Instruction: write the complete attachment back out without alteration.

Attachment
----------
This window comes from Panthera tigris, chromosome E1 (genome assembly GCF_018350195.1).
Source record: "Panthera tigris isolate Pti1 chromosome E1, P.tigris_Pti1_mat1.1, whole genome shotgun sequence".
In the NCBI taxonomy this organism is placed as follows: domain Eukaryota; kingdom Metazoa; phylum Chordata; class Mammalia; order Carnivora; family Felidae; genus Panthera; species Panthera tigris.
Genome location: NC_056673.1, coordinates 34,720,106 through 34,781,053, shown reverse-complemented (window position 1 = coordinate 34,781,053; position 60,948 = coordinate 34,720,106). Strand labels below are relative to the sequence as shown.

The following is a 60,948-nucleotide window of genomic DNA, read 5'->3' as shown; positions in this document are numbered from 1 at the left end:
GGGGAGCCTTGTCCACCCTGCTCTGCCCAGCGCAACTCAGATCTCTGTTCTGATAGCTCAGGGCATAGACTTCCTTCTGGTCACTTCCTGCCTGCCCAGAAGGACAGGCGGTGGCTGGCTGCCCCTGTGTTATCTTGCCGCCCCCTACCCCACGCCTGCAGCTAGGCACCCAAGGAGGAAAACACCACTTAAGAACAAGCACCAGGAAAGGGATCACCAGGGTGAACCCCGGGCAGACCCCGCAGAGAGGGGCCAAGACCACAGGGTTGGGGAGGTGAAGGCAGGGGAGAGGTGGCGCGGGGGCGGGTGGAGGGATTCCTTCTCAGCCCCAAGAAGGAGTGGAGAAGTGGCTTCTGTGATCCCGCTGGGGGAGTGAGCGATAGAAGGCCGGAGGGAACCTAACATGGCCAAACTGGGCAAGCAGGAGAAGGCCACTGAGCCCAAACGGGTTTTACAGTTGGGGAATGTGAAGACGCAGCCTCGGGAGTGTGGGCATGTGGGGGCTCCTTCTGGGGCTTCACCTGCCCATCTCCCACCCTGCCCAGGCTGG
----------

This window comes from Panthera tigris, chromosome E1 (genome assembly GCF_018350195.1).
Source record: "Panthera tigris isolate Pti1 chromosome E1, P.tigris_Pti1_mat1.1, whole genome shotgun sequence".
In the NCBI taxonomy this organism is placed as follows: domain Eukaryota; kingdom Metazoa; phylum Chordata; class Mammalia; order Carnivora; family Felidae; genus Panthera; species Panthera tigris.
Genome location: NC_056673.1, coordinates 34,720,106 through 34,781,053, shown reverse-complemented (window position 1 = coordinate 34,781,053; position 60,948 = coordinate 34,720,106). Strand labels below are relative to the sequence as shown.

The following is a 60,948-nucleotide window of genomic DNA, read 5'->3' as shown; positions in this document are numbered from 1 at the left end:
GGGGAGCCTTGTCCACCCTGCTCTGCCCAGCGCAACTCAGATCTCTGTTCTGATAGCTCAGGGCATAGACTTCCTTCTGGTCACTTCCTGCCTGCCCAGAAGGACAGGCGGTGGCTGGCTGCCCCTGTGTTATCTTGCCGCCCCCTACCCCACGCCTGCAGCTAGGCACCCAAGGAGGAAAACACCACTTAAGAACAAGCACCAGGAAAGGGATCACCAGGGTGAACCCCGGGCAGACCCCGCAGAGAGGGGCCAAGACCACAGGGTTGGGGAGGTGAAGGCAGGGGAGAGGTGGCGCGGGGGCGGGTGGAGGGATTCCTTCTCAGCCCCAAGAAGGAGTGGAGAAGTGGCTTCTGTGATCCCGCTGGGGGAGTGAGCGATAGAAGGCCGGAGGGAACCTAACATGGCCAAACTGGGCAAGCAGGAGAAGGCCACTGAGCCCAAACGGGTTTTACAGTTGGGGAATGTGAAGACGCAGCCTCGGGAGTGTGGGCATGTGGGGGCTCCTTCTGGGGCTTCACCTGCCCATCTCCCACCCTGCCCAGGCTGG